We are social beings with a need for social interaction. This can become complicated when we are told to be socially distanced due to concern for spread of the COVID-19 virus. Social interaction and connection may need to look different than it did before COVID-19, but it can still be a meaningful and important part of your days.

Taking Care of Yourself:

  • Stay connected to yourself: As much as you can, continue your routine and self-care activities. It may seem like extra work to get up and do the full shower and get dressed routine each morning.  Remember—all of these actions help to preserve some normalcy in our day and also signal to our bodies the time of day, day of the week, etc. Sticking with these routines may seem silly, but you may find you feel a bit better as you do them. Stay connected to your regular coping strategies too: stick with the meditation, journaling, yoga and other calming practices—you may not be able to do them like you’re used to. However, the benefits you receive are more important now, than ever.
  • Stay active: Again, your preferred gym or workout regimen may be closed down. But a little bit of activity each day will go a long way. Go for a walk, pull the bike out of the garage and go for a ride, spend some time gardening in the yard. You may not get the workout intensity you’re used to, but the fresh air will do you good and it can help change the scenery.
  • Stay connected to joy: Find one thing each day to look forward to—even if it’s simple. A podcast or show episode, calling a friend, working on a project or art piece, checking on the garden, playing with young children or a pet. The days can become even more of a blur if we don’t have these moments to boost our spirits. Even if you can’t find joy inside your physical space, it’s ok to pull up a YouTube clip just because you know it will make you laugh out loud or smile when you see kittens do cute kitten things.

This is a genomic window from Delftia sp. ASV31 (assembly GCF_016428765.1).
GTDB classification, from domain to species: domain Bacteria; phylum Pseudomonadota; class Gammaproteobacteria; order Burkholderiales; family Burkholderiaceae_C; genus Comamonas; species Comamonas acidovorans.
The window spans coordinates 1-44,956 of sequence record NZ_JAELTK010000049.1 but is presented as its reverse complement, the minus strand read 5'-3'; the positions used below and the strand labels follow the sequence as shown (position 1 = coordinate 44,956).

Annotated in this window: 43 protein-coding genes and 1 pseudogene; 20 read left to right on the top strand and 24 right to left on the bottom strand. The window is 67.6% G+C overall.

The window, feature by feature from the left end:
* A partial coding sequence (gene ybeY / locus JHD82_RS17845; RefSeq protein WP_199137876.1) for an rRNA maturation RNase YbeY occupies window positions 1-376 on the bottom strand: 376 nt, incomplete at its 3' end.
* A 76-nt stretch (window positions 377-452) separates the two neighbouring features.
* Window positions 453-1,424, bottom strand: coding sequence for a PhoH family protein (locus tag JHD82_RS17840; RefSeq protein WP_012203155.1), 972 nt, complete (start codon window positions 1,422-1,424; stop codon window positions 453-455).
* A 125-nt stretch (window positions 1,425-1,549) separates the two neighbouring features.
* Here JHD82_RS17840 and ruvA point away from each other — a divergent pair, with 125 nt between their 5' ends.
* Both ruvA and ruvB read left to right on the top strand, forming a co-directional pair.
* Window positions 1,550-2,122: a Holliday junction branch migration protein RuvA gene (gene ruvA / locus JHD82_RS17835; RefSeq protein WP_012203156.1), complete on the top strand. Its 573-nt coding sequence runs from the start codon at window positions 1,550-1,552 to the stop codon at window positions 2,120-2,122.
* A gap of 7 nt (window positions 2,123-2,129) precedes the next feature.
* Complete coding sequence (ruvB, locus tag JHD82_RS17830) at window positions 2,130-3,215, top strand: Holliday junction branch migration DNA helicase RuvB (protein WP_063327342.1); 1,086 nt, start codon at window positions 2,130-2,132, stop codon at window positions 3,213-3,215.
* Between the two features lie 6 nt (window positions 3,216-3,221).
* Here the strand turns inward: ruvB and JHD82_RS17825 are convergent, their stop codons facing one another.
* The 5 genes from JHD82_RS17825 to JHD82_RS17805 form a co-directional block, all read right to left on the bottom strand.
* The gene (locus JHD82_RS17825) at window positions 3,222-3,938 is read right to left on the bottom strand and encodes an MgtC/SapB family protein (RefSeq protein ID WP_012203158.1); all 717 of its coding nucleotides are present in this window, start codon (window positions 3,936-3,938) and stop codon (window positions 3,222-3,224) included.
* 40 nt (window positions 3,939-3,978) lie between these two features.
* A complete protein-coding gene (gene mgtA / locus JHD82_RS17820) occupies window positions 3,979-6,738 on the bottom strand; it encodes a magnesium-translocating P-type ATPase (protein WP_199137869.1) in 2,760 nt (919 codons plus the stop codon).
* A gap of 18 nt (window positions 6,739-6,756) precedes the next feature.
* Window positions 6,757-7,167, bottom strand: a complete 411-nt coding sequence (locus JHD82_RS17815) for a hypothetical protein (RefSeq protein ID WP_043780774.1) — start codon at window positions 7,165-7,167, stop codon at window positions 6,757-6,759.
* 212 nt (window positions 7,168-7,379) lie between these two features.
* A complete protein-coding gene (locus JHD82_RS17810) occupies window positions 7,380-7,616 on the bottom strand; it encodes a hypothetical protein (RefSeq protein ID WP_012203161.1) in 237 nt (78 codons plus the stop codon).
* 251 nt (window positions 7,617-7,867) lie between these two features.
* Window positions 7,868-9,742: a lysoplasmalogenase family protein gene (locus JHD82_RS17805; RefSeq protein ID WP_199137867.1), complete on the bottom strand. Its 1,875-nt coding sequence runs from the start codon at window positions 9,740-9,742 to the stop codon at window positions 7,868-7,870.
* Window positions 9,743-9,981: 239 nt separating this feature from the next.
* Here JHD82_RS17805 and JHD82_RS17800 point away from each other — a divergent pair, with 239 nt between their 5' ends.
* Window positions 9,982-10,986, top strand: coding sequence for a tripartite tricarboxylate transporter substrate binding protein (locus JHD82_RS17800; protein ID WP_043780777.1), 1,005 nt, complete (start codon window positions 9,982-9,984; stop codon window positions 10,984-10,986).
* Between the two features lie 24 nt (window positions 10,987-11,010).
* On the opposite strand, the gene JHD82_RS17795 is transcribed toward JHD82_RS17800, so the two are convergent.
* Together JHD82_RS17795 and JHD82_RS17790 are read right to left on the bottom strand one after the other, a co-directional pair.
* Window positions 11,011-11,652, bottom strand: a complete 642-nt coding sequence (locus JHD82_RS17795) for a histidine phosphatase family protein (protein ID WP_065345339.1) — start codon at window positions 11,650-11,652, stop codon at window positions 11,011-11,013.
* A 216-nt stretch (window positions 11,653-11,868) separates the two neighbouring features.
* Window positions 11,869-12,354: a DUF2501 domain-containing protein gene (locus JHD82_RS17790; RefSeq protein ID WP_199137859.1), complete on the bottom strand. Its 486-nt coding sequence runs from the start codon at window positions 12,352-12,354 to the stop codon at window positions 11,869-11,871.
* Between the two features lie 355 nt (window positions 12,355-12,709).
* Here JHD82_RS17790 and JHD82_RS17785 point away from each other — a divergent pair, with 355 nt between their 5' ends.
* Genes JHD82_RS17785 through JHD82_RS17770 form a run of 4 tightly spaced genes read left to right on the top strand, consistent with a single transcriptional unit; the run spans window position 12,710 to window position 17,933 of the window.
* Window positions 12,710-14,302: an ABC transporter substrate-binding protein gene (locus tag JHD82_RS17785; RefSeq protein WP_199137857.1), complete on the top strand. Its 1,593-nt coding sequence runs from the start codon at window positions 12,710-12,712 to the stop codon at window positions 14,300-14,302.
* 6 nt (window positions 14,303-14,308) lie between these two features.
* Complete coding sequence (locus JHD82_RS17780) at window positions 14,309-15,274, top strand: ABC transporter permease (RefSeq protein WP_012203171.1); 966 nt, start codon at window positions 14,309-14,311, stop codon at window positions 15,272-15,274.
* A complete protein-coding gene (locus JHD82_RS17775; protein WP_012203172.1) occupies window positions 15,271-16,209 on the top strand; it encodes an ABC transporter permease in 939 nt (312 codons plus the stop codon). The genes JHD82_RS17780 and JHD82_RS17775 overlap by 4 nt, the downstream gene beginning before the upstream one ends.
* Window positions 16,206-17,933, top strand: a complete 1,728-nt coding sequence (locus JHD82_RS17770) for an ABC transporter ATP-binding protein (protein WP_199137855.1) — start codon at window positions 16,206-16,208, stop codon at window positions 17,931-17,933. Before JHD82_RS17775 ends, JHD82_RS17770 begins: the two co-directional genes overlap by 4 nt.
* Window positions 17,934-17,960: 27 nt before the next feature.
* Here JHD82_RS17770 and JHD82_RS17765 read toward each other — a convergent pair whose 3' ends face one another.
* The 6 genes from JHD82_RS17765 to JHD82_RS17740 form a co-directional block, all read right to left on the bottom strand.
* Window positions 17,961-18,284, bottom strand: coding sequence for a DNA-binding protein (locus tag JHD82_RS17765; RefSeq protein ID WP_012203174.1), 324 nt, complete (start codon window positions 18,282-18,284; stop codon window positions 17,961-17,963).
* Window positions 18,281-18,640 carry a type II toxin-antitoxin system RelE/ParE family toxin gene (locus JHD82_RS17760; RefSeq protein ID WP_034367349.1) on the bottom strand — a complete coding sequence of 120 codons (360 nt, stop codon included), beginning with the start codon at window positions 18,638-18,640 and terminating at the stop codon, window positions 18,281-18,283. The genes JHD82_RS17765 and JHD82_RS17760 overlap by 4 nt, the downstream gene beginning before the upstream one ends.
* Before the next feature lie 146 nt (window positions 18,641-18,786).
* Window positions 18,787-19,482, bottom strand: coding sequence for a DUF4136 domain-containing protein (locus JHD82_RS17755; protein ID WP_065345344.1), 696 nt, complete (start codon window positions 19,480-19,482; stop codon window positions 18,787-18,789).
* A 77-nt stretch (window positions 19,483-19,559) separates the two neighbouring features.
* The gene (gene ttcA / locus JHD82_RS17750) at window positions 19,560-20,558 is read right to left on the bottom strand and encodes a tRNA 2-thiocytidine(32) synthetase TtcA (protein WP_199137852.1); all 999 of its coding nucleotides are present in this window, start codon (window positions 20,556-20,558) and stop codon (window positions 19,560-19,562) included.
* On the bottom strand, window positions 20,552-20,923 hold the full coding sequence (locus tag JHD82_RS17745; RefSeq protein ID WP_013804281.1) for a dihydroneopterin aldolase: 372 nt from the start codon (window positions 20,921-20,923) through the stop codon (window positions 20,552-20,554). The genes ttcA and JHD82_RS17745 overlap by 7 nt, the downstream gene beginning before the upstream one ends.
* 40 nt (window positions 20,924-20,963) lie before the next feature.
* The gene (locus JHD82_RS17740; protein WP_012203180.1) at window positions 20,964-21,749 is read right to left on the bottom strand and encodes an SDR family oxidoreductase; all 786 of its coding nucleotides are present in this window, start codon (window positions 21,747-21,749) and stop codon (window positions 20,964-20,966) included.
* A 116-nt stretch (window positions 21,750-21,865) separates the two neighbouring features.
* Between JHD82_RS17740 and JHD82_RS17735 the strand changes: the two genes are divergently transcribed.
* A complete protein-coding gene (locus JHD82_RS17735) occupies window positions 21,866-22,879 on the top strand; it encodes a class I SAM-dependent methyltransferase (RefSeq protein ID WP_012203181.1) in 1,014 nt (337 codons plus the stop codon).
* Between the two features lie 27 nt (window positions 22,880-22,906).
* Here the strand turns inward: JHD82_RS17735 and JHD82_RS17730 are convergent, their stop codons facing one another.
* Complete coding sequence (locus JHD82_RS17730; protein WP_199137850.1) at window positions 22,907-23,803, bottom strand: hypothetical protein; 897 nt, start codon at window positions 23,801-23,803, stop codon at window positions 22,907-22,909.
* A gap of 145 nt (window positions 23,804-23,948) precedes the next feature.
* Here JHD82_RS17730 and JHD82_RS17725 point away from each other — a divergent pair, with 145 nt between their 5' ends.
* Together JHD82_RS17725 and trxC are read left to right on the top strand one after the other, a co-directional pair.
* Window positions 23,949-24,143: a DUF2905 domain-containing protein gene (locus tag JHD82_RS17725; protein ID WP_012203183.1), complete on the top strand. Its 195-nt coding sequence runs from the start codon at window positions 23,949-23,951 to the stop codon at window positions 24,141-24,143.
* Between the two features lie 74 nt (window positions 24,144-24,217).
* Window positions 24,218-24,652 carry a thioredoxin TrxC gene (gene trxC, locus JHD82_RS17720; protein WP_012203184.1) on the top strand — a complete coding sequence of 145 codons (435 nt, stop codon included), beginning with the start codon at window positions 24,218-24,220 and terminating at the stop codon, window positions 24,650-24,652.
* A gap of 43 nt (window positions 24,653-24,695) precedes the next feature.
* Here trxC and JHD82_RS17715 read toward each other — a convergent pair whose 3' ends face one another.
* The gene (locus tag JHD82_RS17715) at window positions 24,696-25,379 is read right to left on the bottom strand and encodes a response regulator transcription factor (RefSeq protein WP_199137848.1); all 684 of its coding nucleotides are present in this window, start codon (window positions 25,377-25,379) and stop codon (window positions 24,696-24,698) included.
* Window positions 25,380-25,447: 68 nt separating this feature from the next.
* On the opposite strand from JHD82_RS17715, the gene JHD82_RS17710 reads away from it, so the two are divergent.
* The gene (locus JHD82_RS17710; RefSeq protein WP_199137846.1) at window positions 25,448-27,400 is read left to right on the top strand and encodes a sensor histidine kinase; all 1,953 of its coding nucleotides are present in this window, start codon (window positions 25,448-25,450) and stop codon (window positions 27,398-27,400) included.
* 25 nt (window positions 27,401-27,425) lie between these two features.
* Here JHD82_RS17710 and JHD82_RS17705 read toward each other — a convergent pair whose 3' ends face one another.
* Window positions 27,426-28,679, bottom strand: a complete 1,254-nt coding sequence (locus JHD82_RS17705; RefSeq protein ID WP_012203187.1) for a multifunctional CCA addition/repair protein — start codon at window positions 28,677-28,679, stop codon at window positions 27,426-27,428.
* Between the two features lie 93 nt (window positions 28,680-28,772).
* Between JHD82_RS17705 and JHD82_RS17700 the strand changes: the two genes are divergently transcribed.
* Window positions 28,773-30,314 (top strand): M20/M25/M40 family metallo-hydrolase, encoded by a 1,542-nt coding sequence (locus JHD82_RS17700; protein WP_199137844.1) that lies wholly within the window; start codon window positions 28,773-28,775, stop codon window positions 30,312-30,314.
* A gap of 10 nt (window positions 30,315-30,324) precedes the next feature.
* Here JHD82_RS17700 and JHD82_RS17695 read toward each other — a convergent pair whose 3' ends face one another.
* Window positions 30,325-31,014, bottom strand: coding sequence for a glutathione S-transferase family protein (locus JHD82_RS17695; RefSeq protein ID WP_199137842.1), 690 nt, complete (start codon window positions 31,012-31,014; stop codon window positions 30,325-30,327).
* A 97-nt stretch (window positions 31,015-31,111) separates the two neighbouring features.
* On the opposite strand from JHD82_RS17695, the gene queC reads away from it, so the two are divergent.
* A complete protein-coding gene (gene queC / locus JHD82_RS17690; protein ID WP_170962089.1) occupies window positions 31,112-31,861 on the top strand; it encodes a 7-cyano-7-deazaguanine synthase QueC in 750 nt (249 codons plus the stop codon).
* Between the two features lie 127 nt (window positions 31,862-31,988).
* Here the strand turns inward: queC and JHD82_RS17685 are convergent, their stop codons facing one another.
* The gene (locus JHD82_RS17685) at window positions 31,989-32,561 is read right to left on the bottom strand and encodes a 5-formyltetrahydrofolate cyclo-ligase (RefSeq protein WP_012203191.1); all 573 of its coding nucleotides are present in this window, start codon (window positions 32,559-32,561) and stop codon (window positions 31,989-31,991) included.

Caring for others:

Most of us have some level of wanting to help when big crises like this happen. Whether it’s for family that we live with, family and friends at a distance, neighbors, or coworkers that we miss, many of us have asked in recent weeks, “How can I help?” Certainly we must stick with social distancing and all safety precautions, but it’s not impossible to still care for others. And it may help brighten your day too!

  • Stay connected with technology: Now is the time to use all the technology that we have at our fingertips! Send texts, messages, emails, or call people. Take the time to set up some video calls with groups of friends. Maybe even reconnect with friends you haven’t been in touch with recently. Did you know that you can play games over Zoom? I recently had some good fun and laughs playing Taboo and similar games over a video-based call with people I don’t really even know. I would never have tried it pre-COVID-19, but has been a meaningful connection in recent days.
  • Get Creative: Consider other ways to be in touch. When was the last time you wrote a letter or a postcard? I am especially excited by any cards that come in the mail these days. Happen to have any sidewalk chalk or cardboard and markers? Write or draw an encouraging message for your neighbors as they pass or walk by. Into social media? Record yourself reading a storybook, singing a song, or curate a collection of uplifting or pretty photos and add to it daily.
  • If you have a loved one in a nursing facility or hospital: You probably cannot visit in person, but can you safely get to a sidewalk or park nearby? I’ve had a few patients say that their family ‘visited’ by calling from outside the building to wave and they all told me it was a highlight of their day to see them ‘in person.’ Again, if you have bubbles, signs or chalk handy, bring them along to up the fun factor for everyone!

Remember, these are unprecedented times so it’s okay (and encouraged!) to take unprecedented measures to care for yourself and those around you. The more creative the better. Time spent on well-being and self-care is time well-spent.

What things are you doing during this time to care for yourself or others?


Mon, May 18 4:00pm · Clearing Clutter Benefits Your Health and Well-Being in Cancer Education Center


Article contributed by guest author, Char Tarashanti, Creative Renewal presenter.

Sheltering in place offers an opportunity to make positive changes in our home environments. One challenge that we all face is the accumulation of clutter. Various types of clutter collect in various areas of our homes. Clutter impedes the flow of life force energy. Energy that we need for good health.